Introduction

Knee replacement surgery is the most common joint replacement procedure. A person may be a candidate for knee replacement surgery if their knee has become stiff and painful or if the knee has developed an angular deformity. These include knock knee deformity (genu valgus) and bowlegged deformity (genu varus). An individual may also benefit from knee replacement surgery if their knee is preventing them from engaging in activities that are important to them and other non operative or operative treatments are not working.

When a knee replacement is performed, the bone and cartilage on the end of the thigh bone (femur) and top of the shin bone (tibia) are removed. This is performed using precise instruments to create surfaces that will accommodate the implant perfectly. Computer navigation and robotic technology have wonderfully improved our precision and made the results even more predicable.

A metal implant that is shaped like our natural femur is placed on the femur. A metal tray and plastic insert are implanted on top of the tibia. The underneath surface of the patella or kneecap is also removed and replaced with a plastic button. Now as the new knee moves, only specialized plastic moves against the new metal femoral component and pain is relieved.


Knee replacement surgery is the most common joint replacement procedure. A person may be a candidate for knee replacement surgery if their knee has become stiff and painful or if the knee has developed an angular deformity. These include knock knee deformity (genu valgus) and bowlegged deformity (genu varus). An individual may also benefit from knee replacement surgery if their knee is preventing them from engaging in activities that are important to them and other non operative or operative treatments are not working.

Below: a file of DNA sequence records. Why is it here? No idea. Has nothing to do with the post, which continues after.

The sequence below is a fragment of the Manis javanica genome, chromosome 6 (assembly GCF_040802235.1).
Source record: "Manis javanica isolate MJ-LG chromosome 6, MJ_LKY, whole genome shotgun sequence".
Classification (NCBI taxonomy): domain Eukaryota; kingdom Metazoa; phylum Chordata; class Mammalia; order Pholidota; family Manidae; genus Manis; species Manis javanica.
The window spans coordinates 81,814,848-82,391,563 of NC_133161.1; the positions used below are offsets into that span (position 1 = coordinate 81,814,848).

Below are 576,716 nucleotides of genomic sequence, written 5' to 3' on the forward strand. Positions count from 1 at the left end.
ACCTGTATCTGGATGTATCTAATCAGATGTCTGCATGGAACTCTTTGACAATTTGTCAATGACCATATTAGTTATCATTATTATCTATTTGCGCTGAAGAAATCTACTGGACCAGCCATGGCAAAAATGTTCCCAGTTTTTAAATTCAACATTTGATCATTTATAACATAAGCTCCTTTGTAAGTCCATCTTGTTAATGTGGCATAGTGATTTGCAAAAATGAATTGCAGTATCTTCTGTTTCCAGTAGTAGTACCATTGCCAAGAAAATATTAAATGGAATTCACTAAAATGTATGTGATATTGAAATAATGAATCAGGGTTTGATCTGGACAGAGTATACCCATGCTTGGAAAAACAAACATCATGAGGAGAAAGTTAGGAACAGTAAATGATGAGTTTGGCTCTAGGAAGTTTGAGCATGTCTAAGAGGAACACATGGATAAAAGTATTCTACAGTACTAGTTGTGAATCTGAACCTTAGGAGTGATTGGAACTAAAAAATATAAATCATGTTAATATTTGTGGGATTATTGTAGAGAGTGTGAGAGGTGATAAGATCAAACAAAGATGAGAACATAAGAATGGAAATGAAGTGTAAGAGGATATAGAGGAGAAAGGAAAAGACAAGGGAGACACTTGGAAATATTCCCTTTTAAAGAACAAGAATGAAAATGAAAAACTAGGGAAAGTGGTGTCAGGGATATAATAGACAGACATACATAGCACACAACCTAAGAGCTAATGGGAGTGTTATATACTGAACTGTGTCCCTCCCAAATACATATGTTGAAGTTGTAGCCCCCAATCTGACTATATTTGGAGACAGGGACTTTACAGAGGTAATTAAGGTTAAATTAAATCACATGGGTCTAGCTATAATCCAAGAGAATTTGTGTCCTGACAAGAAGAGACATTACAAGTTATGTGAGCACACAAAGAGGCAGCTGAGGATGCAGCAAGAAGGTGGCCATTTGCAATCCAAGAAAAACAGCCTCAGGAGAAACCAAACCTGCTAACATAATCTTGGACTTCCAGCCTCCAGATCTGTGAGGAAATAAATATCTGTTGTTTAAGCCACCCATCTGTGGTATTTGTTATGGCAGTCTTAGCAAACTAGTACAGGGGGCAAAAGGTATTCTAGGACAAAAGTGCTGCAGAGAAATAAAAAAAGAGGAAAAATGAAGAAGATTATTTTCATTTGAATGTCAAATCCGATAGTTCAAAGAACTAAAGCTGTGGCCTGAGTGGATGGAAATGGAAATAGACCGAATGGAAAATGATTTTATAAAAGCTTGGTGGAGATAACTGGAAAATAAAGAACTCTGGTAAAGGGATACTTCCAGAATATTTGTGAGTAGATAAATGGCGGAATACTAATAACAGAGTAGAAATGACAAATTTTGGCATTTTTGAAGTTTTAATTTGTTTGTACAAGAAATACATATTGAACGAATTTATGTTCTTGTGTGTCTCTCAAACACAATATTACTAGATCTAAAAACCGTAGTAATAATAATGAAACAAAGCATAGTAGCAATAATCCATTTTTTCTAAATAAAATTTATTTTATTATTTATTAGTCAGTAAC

When a knee replacement is performed, the bone and cartilage on the end of the thigh bone (femur) and top of the shin bone (tibia) are removed. This is performed using precise instruments to create surfaces that will accommodate the implant perfectly. Computer navigation and robotic technology have wonderfully improved our precision and made the results even more predicable.

A metal implant that is shaped like our natural femur is placed on the femur. A metal tray and plastic insert are implanted on top of the tibia. The underneath surface of the patella or kneecap is also removed and replaced with a plastic button. Now as the new knee moves, only specialized plastic moves against the new metal femoral component and pain is relieved.

Types of Knee Replacements

  • Total Knee Replacement
  • Partial knee replacement
  • Custom Knee
  • Knee Revision

Knee Revision

The knee is made up of four bones. The femur or thighbone is the bone connecting the hip to the knee. The tibia or shinbone connects the knee to the ankle. The patella (kneecap) (…)

The knee is made up of four bones. The femur or thighbone is the bone connecting the hip to the knee. The tibia or shinbone connects the knee to the ankle. The patella (kneecap)

Surgical Approach And Technology: Knee Replacement

  • Surgical Approach
  • Computer navigation
  • Robotic Surgery

Robotic Knee Surgery

The RIO® Robotic Arm Interactive Orthopedic System features three dimensional pre-surgical planning. During surgery, the RIO ® provides the surgeon with real-time visual feedback (…)

The RIO® Robotic Arm Interactive Orthopedic System features three dimensional pre-surgical planning. During surgery, the RIO® provides the surgeon with real-time visual feedback